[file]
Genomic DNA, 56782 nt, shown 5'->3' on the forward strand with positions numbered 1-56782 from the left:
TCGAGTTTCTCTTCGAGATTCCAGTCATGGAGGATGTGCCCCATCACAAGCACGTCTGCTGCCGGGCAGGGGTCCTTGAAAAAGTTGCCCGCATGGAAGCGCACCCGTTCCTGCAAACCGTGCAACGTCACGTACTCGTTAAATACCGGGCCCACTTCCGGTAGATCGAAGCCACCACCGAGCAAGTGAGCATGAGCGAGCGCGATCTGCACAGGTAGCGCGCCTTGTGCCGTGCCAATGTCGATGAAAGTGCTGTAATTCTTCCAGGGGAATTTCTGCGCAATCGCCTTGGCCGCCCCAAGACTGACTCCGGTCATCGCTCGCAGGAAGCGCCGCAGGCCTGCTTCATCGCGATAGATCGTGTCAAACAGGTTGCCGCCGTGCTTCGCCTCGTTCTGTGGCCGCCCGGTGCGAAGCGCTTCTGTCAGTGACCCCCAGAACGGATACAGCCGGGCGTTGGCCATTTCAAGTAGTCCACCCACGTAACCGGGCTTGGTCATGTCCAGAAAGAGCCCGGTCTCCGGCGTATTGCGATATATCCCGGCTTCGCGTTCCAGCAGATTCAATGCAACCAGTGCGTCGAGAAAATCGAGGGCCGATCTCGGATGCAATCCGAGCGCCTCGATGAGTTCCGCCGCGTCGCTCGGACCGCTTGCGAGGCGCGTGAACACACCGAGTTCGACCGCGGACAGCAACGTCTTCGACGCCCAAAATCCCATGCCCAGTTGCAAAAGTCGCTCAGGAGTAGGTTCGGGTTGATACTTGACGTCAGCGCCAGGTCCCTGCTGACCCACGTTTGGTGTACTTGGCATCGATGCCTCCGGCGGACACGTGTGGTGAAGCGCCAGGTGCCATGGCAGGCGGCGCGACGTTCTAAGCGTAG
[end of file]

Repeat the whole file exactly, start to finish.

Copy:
Genomic DNA, 56782 nt, shown 5'->3' on the forward strand with positions numbered 1-56782 from the left:
TCGAGTTTCTCTTCGAGATTCCAGTCATGGAGGATGTGCCCCATCACAAGCACGTCTGCTGCCGGGCAGGGGTCCTTGAAAAAGTTGCCCGCATGGAAGCGCACCCGTTCCTGCAAACCGTGCAACGTCACGTACTCGTTAAATACCGGGCCCACTTCCGGTAGATCGAAGCCACCACCGAGCAAGTGAGCATGAGCGAGCGCGATCTGCACAGGTAGCGCGCCTTGTGCCGTGCCAATGTCGATGAAAGTGCTGTAATTCTTCCAGGGGAATTTCTGCGCAATCGCCTTGGCCGCCCCAAGACTGACTCCGGTCATCGCTCGCAGGAAGCGCCGCAGGCCTGCTTCATCGCGATAGATCGTGTCAAACAGGTTGCCGCCGTGCTTCGCCTCGTTCTGTGGCCGCCCGGTGCGAAGCGCTTCTGTCAGTGACCCCCAGAACGGATACAGCCGGGCGTTGGCCATTTCAAGTAGTCCACCCACGTAACCGGGCTTGGTCATGTCCAGAAAGAGCCCGGTCTCCGGCGTATTGCGATATATCCCGGCTTCGCGTTCCAGCAGATTCAATGCAACCAGTGCGTCGAGAAAATCGAGGGCCGATCTCGGATGCAATCCGAGCGCCTCGATGAGTTCCGCCGCGTCGCTCGGACCGCTTGCGAGGCGCGTGAACACACCGAGTTCGACCGCGGACAGCAACGTCTTCGACGCCCAAAATCCCATGCCCAGTTGCAAAAGTCGCTCAGGAGTAGGTTCGGGTTGATACTTGACGTCAGCGCCAGGTCCCTGCTGACCCACGTTTGGTGTACTTGGCATCGATGCCTCCGGCGGACACGTGTGGTGAAGCGCCAGGTGCCATGGCAGGCGGCGCGACGTTCTAAGCGTAG